Alford: Was Monroe mayoral race an electoral wakeup call?


Earlier this month, before he was sworn into office for the very first time, Monroe Mayor Friday Ellis turned heads in a major way. His 52% primary win against a five-candidate field that included his Democratic predecessor, Jamie Mayo, was a shot heard across Louisiana’s political world.

Few were as surprised as Ellis’ campaign manager, Jason Hebert of The Political Firm. While Hebert was confident he had a solid candidate, he wasn’t prepared for the extent that early voting pushed Ellis over the edge.

Early voting accounted for 46.5% of the total vote haul, of which Ellis, a rookie candidate and an independent, notched 59% against an incumbent.

“We set our sights on early voting at the outset of the campaign, but we didn’t know how big it was going to be,” Hebert says. “We do races in Texas and sometimes see 52 percent, but it was the highest watermark we’d seen back home in Louisiana.”

Mail-in voting for the July 11 election also set a record, quadrupling in size statewide compared to the 2016 presidential primary ballot. With so many votes up for grabs across different venues, political professionals are scrambling to adapt to this new but not totally unexpected landscape.

Based on trends holding or building, it means campaigns need to spend sooner in the cycle and consultants and candidates must plot even earlier. It also means the November general will play host to three different elections of suddenly equalized importance.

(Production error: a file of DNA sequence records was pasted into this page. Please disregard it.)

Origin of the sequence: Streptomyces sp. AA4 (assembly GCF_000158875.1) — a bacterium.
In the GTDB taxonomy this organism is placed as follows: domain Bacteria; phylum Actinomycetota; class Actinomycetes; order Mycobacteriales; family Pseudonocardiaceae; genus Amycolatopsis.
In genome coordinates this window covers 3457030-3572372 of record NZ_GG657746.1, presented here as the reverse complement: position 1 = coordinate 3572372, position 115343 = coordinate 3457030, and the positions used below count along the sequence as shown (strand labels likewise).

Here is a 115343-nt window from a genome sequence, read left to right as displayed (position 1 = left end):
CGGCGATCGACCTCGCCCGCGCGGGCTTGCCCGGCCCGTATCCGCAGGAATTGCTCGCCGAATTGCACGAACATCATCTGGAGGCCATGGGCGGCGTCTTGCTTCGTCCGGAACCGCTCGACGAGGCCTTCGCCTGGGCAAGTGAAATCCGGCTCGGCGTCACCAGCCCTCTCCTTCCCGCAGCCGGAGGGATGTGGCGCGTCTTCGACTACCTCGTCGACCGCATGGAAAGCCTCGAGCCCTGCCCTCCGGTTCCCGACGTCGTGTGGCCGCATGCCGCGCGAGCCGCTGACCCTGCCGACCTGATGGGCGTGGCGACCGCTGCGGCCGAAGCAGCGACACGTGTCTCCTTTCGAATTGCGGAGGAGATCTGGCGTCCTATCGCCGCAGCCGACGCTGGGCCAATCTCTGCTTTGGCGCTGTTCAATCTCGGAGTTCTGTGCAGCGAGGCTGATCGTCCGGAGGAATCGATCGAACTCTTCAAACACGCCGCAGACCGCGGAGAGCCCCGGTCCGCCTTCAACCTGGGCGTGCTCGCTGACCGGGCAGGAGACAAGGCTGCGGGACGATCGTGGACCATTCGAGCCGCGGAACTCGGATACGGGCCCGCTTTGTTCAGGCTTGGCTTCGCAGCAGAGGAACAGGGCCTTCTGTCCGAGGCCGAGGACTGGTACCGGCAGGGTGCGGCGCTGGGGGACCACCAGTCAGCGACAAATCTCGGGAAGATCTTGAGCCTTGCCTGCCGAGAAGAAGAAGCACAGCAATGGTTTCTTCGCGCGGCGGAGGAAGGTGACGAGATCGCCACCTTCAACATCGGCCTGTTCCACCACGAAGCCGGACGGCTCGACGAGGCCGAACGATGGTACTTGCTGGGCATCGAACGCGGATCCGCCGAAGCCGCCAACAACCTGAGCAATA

The first round will be early voting, which stretches from Oct. 20 to Oct. 27, excluding that Sunday. The difference-maker in the July election was that the early voting process was amended to add an extra week to accommodate for COVID-19.

Some politicos are now pushing to make the second week permanent, arguing it increases voter engagement. “I don’t think we’re putting that genie back in the bottle,” Hebert says.

The second round will arrive via mail-in ballots, for which the deadline to request an absentee will be Oct. 30. Anticipating that the July mail-in ballots could potentially surge alongside early voting, Hebert’s team invested more than usual in chase mail. A sort of reminder for voters, chase mail is used to encourage those who requested an absentee to finish the job.

Finally, the third and final round will arrive in the form of good, old-fashioned in-booth voting, which takes place Nov. 3. Uncertainty clouds that date, as any increase in COVID-19 cases could depress voter participation on Election Day. Campaign managers and candidates will have little choice but to hedge their bets—and their funds.

This kind of election cycle has been in the works for a while, with the past few years featuring consistent upticks in early voting. 

Turnout for the July 11 primary was higher than expected, with Secretary of State Kyle Ardoin initially predicting 10% participation. On election day, the figure was actually 21%.

Not everyone views the change in early voting and mail-in ballots as a watershed moment. Some view it as a flash in the pan, a trend that will subside as COVID-19 becomes a memory. With no reliable timeframe for when that might happen, however, campaign managers and consultants have no choice but to accept these factors as part of the new political reality in Louisiana.

So the buzzwords are sooner and faster, because the July upset in Ouachita Parish, if nothing else, proved that the earliest bird can turn the worm. “Monroe is a small part of a larger state, but that election was a wakeup call on both sides to finally start taking early voting and absentee voting seriously,” Hebert says. 

Jeremy Alford publishes LaPolitics Weekly, a newsletter on Louisiana politics, at LaPolitics.com. Follow him on Twitter, or on Facebook. He can be reached at JJA@LaPolitics.com